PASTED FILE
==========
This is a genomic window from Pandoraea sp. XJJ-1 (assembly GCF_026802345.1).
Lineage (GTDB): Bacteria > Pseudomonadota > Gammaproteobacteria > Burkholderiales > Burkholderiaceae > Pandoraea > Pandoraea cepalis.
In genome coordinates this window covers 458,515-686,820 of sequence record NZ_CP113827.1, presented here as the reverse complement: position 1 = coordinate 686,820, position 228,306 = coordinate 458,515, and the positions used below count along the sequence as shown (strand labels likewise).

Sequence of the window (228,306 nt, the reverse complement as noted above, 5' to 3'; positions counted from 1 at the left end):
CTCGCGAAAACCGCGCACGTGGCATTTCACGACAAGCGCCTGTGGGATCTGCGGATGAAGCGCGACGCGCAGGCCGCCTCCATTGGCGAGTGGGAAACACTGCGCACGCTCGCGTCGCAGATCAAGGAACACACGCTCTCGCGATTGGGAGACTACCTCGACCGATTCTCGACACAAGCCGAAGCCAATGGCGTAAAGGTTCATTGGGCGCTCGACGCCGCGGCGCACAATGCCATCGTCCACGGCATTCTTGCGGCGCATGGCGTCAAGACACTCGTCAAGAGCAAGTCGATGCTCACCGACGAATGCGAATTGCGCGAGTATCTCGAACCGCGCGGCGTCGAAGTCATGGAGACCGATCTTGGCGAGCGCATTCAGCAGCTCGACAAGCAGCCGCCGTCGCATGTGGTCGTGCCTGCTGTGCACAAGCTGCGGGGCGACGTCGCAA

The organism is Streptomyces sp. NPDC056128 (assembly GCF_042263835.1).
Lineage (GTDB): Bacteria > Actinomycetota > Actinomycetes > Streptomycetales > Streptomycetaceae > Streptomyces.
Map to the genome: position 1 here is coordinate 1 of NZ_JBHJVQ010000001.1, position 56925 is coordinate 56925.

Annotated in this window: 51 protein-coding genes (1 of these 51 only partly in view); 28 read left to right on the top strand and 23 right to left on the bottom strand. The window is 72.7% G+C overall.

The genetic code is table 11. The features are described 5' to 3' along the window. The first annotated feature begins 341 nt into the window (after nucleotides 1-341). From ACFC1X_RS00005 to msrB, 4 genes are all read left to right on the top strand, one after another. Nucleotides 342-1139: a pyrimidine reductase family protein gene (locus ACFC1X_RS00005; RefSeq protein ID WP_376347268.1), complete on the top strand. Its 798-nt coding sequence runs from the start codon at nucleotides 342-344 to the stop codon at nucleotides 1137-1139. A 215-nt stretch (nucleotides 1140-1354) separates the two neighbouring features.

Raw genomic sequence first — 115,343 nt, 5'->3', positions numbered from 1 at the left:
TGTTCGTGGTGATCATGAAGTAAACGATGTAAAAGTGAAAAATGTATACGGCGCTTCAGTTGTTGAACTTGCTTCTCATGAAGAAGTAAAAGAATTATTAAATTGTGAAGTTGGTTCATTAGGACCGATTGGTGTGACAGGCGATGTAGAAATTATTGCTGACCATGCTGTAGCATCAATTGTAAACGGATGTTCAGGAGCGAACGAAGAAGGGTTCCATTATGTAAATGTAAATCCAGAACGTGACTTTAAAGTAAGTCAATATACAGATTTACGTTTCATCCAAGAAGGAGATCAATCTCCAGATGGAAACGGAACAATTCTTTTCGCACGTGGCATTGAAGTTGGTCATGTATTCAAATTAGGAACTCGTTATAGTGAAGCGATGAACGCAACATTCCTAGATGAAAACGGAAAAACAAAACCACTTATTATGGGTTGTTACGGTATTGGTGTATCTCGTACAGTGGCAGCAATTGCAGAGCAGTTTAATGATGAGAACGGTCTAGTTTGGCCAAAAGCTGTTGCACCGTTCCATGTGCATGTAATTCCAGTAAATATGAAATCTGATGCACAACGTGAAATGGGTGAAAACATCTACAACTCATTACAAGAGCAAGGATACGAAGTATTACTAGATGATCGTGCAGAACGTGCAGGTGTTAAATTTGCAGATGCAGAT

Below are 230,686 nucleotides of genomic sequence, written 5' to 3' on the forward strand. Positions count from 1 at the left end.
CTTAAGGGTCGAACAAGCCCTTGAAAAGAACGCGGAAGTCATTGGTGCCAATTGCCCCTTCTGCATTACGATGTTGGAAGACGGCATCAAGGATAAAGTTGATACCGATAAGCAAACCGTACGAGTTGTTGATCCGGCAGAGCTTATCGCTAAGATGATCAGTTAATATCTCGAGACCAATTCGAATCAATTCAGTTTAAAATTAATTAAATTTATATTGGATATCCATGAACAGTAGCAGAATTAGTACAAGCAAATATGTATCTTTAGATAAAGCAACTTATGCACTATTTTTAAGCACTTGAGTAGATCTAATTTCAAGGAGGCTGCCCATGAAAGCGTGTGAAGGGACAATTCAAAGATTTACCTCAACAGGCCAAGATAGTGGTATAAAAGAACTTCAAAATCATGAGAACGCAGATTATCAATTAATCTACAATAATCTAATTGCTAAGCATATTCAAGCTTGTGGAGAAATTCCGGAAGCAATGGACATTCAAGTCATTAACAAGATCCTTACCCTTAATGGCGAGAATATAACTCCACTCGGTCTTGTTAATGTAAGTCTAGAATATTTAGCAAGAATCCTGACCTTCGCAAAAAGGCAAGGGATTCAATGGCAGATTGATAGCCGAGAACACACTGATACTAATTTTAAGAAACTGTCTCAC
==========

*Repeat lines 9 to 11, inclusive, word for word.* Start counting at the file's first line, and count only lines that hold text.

Annotated in this window: 51 protein-coding genes (1 of these 51 only partly in view); 28 read left to right on the top strand and 23 right to left on the bottom strand. The window is 72.7% G+C overall.

The genetic code is table 11. The features are described 5' to 3' along the window. The first annotated feature begins 341 nt into the window (after nucleotides 1-341). From ACFC1X_RS00005 to msrB, 4 genes are all read left to right on the top strand, one after another. Nucleotides 342-1139: a pyrimidine reductase family protein gene (locus ACFC1X_RS00005; RefSeq protein ID WP_376347268.1), complete on the top strand. Its 798-nt coding sequence runs from the start codon at nucleotides 342-344 to the stop codon at nucleotides 1137-1139. A 215-nt stretch (nucleotides 1140-1354) separates the two neighbouring features.

Raw genomic sequence first — 115,343 nt, 5'->3', positions numbered from 1 at the left: